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Clinical Research Information for Parents

Here is information about research studies that may help potential participants make an informed decision.

What is a research study?

Research studies are designed to answer a specific question about health or illness. A plan is developed to learn if a new medicine, device or procedure is better than what is already available, how well it works and if it is safe. Children’s bodies sometimes respond to medicines and treatments differently than adult bodies. Physicians need to learn if there are effects or safety concerns that are unique to infants and children.

Why participate in a research study?

Study participants may potentially benefit from new treatments. Even if the new treatment is not directly helpful, information learned may lead to better understanding of a diagnosis or disease, which may ultimately benefit others.

What protections are there?

All studies done at Cook Children’s are required to be reviewed and approved by the Cook Children’s Institutional Review Board (IRB) before the study begins, and at least annually for the duration of the study. The IRB consists of community members, physicians, scientists, clergy and others. The IRB’s role is to see that each research study has safeguards in place and is well designed so that study participant rights are protected. The IRB evaluates risks to participants to determine if the risks are reasonable when compared to the potential benefits.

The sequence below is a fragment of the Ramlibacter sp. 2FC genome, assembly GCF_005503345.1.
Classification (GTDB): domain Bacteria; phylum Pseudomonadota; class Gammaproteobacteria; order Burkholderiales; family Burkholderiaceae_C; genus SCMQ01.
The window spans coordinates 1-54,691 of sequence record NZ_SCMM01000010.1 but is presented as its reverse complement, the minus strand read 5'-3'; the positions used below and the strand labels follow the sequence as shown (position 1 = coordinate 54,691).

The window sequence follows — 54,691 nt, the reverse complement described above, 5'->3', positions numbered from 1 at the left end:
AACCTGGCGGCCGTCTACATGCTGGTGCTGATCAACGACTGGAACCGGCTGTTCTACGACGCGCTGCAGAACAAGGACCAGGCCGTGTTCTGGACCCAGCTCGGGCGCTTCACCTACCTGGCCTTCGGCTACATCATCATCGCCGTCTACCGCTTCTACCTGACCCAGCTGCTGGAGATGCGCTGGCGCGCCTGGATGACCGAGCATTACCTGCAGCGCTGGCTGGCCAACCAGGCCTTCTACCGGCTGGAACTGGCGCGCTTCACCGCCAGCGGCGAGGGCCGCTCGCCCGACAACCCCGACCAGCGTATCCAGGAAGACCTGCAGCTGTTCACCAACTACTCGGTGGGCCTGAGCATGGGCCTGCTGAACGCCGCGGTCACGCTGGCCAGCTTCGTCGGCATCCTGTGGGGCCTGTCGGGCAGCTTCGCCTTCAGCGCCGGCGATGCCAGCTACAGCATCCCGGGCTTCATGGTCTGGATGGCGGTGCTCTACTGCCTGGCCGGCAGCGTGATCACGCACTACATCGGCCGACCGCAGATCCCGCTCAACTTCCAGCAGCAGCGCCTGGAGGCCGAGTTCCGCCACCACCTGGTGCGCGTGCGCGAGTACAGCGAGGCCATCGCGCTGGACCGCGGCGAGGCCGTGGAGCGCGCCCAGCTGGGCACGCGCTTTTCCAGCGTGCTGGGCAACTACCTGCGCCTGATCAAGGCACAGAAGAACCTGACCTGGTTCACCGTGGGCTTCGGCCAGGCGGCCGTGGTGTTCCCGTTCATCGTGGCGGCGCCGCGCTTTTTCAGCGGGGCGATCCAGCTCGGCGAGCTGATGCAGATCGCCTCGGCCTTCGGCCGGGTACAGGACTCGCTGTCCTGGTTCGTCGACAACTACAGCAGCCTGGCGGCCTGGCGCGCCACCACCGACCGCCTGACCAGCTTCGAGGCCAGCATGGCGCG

Who can participate in a research study?

Since research studies are designed to answer specific questions, there are strict guidelines regarding who may be enrolled. The investigator will determine who meets those guidelines and will decide whom to invite to participate. No one is included in a research study without his/her written permission.

What happens during a research study?

The steps for conducting a research study are contained in a document known as a protocol. The protocol explains the strict guidelines that have been developed to answer the specific study questions while protecting participants. The research staff will discuss protocol details with a participant and will answer participant’s questions. It is important that participants be thoroughly informed before joining a study. There are common words seen in protocols that may be unfamiliar to you. These include:

How does someone decide to join a research study?

Participating in a study is an important decision that should be carefully made. No one joins a study without his/her written permission. Potential study participants should:

Potential study participants should ask:

No one is included in a research study without his/her written permission.

A participant who agrees to join a study will be asked to sign a consent form. This form should be signed if the participant:

Can a participant leave the study?

Participants may leave a study at any time. The participant should inform research staff of a desire to leave a study, then discuss treatment options with the study doctor.

For more information about Cook Children's pediatric care, community services or opportunities for charitable giving, please call 1-800-934-COOK (2665).

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